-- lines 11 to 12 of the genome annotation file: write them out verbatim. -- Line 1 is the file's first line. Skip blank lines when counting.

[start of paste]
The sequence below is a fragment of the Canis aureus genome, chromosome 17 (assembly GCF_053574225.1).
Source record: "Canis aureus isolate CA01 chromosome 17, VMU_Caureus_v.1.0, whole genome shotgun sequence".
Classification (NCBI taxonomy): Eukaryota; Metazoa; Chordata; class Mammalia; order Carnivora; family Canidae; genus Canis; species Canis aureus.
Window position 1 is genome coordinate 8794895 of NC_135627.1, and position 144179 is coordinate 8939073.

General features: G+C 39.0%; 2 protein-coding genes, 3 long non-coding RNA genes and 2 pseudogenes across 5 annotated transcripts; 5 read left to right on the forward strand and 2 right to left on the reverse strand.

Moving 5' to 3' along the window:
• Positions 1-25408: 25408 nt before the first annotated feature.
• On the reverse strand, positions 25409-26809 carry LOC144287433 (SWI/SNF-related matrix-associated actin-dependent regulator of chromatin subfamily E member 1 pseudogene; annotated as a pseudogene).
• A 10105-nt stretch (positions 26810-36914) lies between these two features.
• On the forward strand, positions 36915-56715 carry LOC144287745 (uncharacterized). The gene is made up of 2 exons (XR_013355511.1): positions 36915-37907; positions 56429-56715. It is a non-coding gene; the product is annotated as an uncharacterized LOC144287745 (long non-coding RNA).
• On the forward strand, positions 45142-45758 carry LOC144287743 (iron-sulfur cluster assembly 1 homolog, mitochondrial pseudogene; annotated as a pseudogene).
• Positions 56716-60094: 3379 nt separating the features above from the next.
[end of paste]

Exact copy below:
• On the forward strand, positions 45142-45758 carry LOC144287743 (iron-sulfur cluster assembly 1 homolog, mitochondrial pseudogene; annotated as a pseudogene).
• Positions 56716-60094: 3379 nt separating the features above from the next.